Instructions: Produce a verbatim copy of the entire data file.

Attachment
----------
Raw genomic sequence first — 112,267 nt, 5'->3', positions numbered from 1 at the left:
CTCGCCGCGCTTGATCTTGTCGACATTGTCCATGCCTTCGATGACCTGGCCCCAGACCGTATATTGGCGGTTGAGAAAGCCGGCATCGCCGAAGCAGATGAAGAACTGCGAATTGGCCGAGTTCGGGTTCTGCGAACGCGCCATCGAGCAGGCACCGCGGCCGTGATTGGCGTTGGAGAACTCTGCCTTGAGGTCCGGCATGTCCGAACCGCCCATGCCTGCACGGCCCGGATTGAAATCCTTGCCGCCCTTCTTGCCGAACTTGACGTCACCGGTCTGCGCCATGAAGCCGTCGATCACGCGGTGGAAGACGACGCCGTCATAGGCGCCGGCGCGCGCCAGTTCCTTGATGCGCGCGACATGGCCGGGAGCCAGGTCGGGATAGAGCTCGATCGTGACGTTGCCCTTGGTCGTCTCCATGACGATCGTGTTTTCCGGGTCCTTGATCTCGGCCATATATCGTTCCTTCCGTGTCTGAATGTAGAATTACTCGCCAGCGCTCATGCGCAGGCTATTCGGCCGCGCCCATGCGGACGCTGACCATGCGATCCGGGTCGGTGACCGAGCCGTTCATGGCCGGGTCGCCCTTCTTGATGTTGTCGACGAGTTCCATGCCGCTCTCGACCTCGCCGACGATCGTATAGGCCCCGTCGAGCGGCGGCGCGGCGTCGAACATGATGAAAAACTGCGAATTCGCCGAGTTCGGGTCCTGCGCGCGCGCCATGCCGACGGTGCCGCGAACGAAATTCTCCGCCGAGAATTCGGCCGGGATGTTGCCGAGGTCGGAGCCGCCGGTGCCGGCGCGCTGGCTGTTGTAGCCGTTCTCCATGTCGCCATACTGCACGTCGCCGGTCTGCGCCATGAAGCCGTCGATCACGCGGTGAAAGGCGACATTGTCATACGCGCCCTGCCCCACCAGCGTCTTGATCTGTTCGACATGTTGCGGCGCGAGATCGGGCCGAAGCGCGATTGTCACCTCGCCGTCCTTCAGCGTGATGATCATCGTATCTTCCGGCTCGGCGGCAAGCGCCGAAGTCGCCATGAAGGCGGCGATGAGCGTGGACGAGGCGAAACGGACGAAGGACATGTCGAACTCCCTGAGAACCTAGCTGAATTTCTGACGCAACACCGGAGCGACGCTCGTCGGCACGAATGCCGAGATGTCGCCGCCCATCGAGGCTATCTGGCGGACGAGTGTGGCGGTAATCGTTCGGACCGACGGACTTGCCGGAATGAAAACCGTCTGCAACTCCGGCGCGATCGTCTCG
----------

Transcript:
Raw genomic sequence first — 112,267 nt, 5'->3', positions numbered from 1 at the left:
CTCGCCGCGCTTGATCTTGTCGACATTGTCCATGCCTTCGATGACCTGGCCCCAGACCGTATATTGGCGGTTGAGAAAGCCGGCATCGCCGAAGCAGATGAAGAACTGCGAATTGGCCGAGTTCGGGTTCTGCGAACGCGCCATCGAGCAGGCACCGCGGCCGTGATTGGCGTTGGAGAACTCTGCCTTGAGGTCCGGCATGTCCGAACCGCCCATGCCTGCACGGCCCGGATTGAAATCCTTGCCGCCCTTCTTGCCGAACTTGACGTCACCGGTCTGCGCCATGAAGCCGTCGATCACGCGGTGGAAGACGACGCCGTCATAGGCGCCGGCGCGCGCCAGTTCCTTGATGCGCGCGACATGGCCGGGAGCCAGGTCGGGATAGAGCTCGATCGTGACGTTGCCCTTGGTCGTCTCCATGACGATCGTGTTTTCCGGGTCCTTGATCTCGGCCATATATCGTTCCTTCCGTGTCTGAATGTAGAATTACTCGCCAGCGCTCATGCGCAGGCTATTCGGCCGCGCCCATGCGGACGCTGACCATGCGATCCGGGTCGGTGACCGAGCCGTTCATGGCCGGGTCGCCCTTCTTGATGTTGTCGACGAGTTCCATGCCGCTCTCGACCTCGCCGACGATCGTATAGGCCCCGTCGAGCGGCGGCGCGGCGTCGAACATGATGAAAAACTGCGAATTCGCCGAGTTCGGGTCCTGCGCGCGCGCCATGCCGACGGTGCCGCGAACGAAATTCTCCGCCGAGAATTCGGCCGGGATGTTGCCGAGGTCGGAGCCGCCGGTGCCGGCGCGCTGGCTGTTGTAGCCGTTCTCCATGTCGCCATACTGCACGTCGCCGGTCTGCGCCATGAAGCCGTCGATCACGCGGTGAAAGGCGACATTGTCATACGCGCCCTGCCCCACCAGCGTCTTGATCTGTTCGACATGTTGCGGCGCGAGATCGGGCCGAAGCGCGATTGTCACCTCGCCGTCCTTCAGCGTGATGATCATCGTATCTTCCGGCTCGGCGGCAAGCGCCGAAGTCGCCATGAAGGCGGCGATGAGCGTGGACGAGGCGAAACGGACGAAGGACATGTCGAACTCCCTGAGAACCTAGCTGAATTTCTGACGCAACACCGGAGCGACGCTCGTCGGCACGAATGCCGAGATGTCGCCGCCCATCGAGGCTATCTGGCGGACGAGTGTGGCGGTAATCGTTCGGACCGACGGACTTGCCGGAATGAAAACCGTCTGCAACTCCGGCGCGATCGTCTCG